“The most important thing for me about crochet, is that it’s very easy to learn. I could teach anyone to crochet in 10 minutes. Then they can be up and running – that’s pretty unusual.”
However, when discussing the practical side of things, Margaret recognizes the generally low value associated with crafts and the implications that this brings.
“Money is a very big issue for lots of craft-based artists – and indeed for us. It’s no trivial matter to take on a project like this and stick to it. It’s not something that participates in the art-stock-exchanges as my sister refers to it.”
Struggling to bring a traditionally feminine handicraft into the male-dominated field of science, Wertheim has also found this project to be an index of how gendered a society we still live in.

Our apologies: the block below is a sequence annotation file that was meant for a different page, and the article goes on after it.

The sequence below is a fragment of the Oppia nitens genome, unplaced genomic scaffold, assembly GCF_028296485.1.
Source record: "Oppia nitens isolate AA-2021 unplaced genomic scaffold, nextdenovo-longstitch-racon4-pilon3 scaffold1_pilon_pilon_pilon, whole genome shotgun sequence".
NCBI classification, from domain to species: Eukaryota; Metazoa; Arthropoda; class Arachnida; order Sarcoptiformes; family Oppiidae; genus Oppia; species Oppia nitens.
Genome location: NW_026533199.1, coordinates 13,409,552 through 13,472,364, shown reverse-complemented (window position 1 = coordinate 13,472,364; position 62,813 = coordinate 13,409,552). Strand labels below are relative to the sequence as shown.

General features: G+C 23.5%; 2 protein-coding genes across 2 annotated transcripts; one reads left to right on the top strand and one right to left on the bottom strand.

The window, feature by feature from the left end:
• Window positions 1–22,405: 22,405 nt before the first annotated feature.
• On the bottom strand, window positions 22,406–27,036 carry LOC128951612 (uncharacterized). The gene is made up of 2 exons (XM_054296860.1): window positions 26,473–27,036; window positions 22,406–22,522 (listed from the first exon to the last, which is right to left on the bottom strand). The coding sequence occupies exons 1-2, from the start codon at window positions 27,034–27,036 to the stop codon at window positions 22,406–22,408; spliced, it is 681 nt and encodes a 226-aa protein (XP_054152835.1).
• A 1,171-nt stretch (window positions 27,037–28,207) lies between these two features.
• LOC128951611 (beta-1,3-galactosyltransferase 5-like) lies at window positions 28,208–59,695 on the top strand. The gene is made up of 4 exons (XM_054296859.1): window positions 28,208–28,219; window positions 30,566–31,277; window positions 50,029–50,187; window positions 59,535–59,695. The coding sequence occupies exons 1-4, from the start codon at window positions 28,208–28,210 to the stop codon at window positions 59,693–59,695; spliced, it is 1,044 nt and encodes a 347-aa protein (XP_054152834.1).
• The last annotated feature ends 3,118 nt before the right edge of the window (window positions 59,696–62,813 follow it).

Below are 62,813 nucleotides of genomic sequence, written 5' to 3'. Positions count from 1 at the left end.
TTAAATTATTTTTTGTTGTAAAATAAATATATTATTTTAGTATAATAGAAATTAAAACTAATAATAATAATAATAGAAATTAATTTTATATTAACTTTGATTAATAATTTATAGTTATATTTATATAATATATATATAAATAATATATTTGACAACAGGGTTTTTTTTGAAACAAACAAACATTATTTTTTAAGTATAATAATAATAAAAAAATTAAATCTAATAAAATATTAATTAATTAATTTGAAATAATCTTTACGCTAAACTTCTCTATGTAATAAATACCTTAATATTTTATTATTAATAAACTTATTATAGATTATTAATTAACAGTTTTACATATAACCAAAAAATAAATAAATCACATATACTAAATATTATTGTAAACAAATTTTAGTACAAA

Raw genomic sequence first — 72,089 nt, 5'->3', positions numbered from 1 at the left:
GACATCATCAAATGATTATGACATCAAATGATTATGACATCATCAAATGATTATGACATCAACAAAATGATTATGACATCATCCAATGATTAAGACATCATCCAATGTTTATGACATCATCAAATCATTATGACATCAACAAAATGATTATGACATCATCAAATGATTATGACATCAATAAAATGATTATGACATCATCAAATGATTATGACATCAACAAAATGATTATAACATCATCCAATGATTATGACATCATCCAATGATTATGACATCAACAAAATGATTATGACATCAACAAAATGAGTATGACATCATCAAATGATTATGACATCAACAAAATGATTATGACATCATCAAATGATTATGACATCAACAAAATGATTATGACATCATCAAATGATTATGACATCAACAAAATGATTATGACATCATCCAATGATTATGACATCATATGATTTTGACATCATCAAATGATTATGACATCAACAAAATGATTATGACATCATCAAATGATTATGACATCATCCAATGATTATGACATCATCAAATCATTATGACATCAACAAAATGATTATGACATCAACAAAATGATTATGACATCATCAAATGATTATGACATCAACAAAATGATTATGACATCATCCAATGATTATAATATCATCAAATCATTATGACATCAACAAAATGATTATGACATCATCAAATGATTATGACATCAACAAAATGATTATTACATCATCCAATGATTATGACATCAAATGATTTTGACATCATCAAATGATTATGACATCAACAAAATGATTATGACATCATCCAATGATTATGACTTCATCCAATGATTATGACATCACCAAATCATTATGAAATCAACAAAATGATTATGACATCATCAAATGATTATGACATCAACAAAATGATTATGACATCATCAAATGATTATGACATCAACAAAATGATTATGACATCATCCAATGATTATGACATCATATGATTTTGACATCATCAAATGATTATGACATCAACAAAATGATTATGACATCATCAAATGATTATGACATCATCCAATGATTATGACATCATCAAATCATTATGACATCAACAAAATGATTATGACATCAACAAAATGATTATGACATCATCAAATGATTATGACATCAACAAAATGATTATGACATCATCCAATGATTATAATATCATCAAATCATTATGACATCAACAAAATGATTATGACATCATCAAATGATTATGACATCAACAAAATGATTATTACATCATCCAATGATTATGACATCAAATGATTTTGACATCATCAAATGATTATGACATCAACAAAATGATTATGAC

“All of the funding, all of the grants we’ve ever received has been from the art-world,”she explains, pointing to the lack of recognition from the science world. “Every time I’ve applied for funding from the science world, they’ve told me they won’t even consider the application.”
Reaching out for funding for innovative science outreach, she recalls once being told by a science funder, “I can’t believe, Margaret, that there is any science in a bunch of women knitting.”
“Our show has been seen by millions of people, there has been tens of thousands of people who have actively contributed to the works on display. If we think that science outreach matters, how come science out-reach to women, is apparently not then valuable?”
Speculating on the reasons behind the increasing recognition crochet is receiving across the world, Margaret says “for two generations it had this association with something that was considered to be very – to use an Australian word, ‘daggy’.
“Un-coolness is a great quality and coolness is way overrated… And I like that aspect of the reef, that it is in some profound ways ‘uncool’… It doesn’t have microchips and wizzy-bits in it and that’s the very value of it.